Yuck. And sorry for the rant, but I have to speak to this woman tomorrow to tell her I’m out of here, so I guess I’m using the blog as my oppoprtunity to get all my arguments lined up. As a parting gift, I’m going to give her a bottle of Lady Speed Stick. Hopefully by tomorrow, I’ll have a new place (of my own) to rent, although I’m planning on buying an apartment by mid-June, at which point I’ll have finally settled the housing issue for good.
On a more positive note, I continue to do loads of training each day and have literally more energy than I have ever had before in my life. Highlights from this past week include doing my first biking hours in a beautiful part of Vienna near the famous “Wienerwald” or Vienna Woods. And then today, I was running to the gym through the beautiful historic center of Vienna when out of nowhere the theme from “Chariots of Fire” started playing. That made me smile and gave an added burst to my run. It’s so funny how in high school, when it was obligatory and involved going around in a circle at 8am, running was my least favorite thing in life- even more than my traumatic relationship with algebra. But now, as running involves barely more effort than walking, when I can run at high speeds for miles – faster than I ever have before in my life, I find that running, as well as my other time spent training, has brought me to a point that I’ve never been to before- and it’s only going to get even better. Noticing such progress and overcoming my limits is one of the most rewarding things I have ever done, and it is noticeably leading to an increase in something that I have had far, far too little of in my life since 1999: joy. And with all due respect to the hokey pokey, that’s what it’s all about.

Wednesday, April 2, 2008

Quick update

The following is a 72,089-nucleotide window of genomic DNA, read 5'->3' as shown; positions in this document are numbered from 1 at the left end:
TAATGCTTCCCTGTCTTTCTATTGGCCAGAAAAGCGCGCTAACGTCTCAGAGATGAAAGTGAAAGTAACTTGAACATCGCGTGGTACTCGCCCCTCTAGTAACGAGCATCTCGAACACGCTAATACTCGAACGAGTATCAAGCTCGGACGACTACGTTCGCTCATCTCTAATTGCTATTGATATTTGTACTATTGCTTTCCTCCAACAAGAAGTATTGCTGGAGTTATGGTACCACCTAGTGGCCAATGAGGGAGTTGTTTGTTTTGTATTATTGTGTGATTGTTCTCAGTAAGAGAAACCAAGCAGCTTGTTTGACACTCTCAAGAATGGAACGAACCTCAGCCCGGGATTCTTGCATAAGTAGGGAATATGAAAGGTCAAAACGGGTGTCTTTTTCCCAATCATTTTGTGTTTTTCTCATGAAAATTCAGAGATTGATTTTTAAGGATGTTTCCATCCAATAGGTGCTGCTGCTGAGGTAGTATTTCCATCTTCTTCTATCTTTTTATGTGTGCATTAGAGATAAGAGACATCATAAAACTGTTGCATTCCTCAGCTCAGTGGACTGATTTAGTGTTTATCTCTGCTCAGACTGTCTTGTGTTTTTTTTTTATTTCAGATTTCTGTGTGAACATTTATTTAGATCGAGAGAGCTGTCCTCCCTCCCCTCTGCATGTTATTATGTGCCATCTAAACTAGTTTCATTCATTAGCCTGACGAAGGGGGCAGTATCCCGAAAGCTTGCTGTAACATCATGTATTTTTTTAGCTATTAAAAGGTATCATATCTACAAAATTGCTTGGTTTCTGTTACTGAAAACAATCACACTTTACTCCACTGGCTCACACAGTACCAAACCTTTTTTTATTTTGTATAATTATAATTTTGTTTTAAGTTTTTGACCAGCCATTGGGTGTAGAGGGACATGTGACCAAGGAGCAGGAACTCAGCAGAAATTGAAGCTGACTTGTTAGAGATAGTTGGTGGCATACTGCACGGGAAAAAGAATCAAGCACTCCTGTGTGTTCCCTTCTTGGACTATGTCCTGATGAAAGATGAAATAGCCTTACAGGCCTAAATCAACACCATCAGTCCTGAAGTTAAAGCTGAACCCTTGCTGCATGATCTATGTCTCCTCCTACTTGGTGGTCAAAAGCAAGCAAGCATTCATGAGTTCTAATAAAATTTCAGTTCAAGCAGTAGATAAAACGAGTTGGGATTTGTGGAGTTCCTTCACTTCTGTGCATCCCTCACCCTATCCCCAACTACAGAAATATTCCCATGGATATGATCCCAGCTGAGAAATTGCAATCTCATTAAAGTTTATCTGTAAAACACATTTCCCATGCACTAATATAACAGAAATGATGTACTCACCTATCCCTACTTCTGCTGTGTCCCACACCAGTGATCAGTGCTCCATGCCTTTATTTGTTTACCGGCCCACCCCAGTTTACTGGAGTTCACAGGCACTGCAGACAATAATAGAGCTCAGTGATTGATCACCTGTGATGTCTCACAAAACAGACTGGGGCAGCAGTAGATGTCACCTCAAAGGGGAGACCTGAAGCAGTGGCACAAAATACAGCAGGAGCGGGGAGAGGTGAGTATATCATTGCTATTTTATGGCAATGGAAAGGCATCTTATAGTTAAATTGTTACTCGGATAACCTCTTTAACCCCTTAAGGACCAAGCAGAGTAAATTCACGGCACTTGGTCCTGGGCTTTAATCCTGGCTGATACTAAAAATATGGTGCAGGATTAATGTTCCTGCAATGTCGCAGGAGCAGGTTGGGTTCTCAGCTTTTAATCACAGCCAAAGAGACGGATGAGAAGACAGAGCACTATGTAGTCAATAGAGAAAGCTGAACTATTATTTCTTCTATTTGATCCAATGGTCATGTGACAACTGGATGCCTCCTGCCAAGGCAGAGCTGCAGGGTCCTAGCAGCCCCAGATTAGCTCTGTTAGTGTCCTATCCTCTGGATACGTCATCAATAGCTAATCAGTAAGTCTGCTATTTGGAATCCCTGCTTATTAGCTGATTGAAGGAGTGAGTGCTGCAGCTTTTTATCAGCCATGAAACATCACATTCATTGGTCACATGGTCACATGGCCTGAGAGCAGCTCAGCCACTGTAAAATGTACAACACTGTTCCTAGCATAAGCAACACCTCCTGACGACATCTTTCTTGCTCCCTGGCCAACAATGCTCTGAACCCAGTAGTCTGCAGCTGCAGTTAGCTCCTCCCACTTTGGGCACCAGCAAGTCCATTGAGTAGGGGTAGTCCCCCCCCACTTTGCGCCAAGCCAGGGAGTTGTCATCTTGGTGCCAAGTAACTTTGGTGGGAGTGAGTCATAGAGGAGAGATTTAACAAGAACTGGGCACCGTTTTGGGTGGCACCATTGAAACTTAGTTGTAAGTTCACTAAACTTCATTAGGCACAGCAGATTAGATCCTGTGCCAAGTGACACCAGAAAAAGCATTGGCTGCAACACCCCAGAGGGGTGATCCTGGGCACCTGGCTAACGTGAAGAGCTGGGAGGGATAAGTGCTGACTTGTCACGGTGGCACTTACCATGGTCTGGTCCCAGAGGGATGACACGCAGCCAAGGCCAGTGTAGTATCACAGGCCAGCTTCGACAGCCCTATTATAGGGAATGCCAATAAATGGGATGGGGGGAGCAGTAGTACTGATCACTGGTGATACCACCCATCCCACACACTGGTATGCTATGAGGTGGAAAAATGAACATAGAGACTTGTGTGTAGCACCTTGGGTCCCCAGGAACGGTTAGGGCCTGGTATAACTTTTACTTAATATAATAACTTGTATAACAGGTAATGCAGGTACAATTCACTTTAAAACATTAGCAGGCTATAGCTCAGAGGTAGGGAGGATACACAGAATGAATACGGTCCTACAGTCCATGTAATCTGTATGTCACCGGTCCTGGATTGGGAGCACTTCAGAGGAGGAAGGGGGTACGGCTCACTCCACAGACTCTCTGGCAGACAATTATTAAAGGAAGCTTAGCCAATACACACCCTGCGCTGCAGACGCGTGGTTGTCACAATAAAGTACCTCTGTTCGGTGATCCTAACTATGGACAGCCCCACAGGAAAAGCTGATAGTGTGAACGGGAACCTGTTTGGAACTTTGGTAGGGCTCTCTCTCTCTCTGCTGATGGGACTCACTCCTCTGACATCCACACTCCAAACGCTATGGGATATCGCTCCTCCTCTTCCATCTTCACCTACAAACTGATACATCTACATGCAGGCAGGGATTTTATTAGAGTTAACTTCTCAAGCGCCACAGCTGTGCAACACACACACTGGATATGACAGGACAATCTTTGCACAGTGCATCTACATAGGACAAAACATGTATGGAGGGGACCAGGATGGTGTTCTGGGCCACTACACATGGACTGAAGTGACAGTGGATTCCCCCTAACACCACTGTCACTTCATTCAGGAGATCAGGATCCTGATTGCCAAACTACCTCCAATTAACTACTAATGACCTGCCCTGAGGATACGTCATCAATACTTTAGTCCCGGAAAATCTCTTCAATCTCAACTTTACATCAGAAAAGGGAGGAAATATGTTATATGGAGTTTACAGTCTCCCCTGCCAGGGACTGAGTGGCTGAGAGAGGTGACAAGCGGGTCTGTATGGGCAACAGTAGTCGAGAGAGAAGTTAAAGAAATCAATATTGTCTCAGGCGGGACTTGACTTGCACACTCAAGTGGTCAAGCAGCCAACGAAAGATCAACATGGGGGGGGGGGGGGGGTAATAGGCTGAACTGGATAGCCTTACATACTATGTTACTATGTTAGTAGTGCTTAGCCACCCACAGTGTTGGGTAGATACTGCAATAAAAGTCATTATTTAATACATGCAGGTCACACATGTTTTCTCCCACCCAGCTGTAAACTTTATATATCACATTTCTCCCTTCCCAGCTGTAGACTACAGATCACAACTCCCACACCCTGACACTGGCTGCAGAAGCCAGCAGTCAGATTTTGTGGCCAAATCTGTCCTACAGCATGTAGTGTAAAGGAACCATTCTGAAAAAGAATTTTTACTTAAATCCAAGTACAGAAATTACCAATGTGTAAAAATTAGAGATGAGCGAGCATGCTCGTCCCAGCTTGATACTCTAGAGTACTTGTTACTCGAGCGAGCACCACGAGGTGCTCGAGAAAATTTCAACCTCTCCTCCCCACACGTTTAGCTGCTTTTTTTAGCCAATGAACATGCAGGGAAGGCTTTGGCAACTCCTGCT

We won the pub quiz :)

Tuesday, April 1, 2008

How life should be lived, if I don't mind saying so myself

Greetings from Cafe Central- a beautiful, typical Viennese coffeehouse in the middle of the first district of Vienna. A few years ago, an American political scientist named Robert Kagan wrote a little book called "Of Paradise and Power." His central thesis was that Europe had moved beyond being overly concerned with the Hobbesian nature of international politics and had settled rather nicely into being some sort of post-historical "paradise." Of course, this was only possible because the United States was acting as the world's policeman, projecting its power all over the place so Europe didn't have to.
Well, that was all before a minor bump in the road (see catastrophes, Iraq) and now's not the time to debate systemic changes in the post-Westphalian, post-9/11international system. Suffice it to say, a day in my idea of paradise would be spent much like the current one. I've now been at Cafe Central for over three hours, and have dined langouriously on Gulaschsuppe and a Viennese specialty called Kaiserschmarn (sort of like french toast with plums) while drinking coffee and an Austrian beverage called Almdudler. I've been writing postcards to friends and family in the USA and have been corresponding with friends old and new (especially one particularly awesome new friend...:) via Couch Surfing (more on that in another post) and Facebook. Along the way, I've been studying Swedish, German, and English vocabulary and reading select articles from the New York Times and the Economist. And listening to my Ipod and making liberal use of the free wireless internet access here. Earlier I was even sitting outside in some unexpected vernal sunshine, though about an hour or so ago I moved inside to recharge my laptop and avail myself of the impending piano concert.
A little later on, I'll be moving into my new apartment- also in the first district next to the university- lifting and running at the gym, continuing my memoir of hiking the length of the USA, and meeting with friends with the objective of inflicting utter terror on the Vienna Pub Quiz scene.
It's at times such as these that I really regret my decision to forego law school or the ninety hour work weeks on Wall Street. Sigh.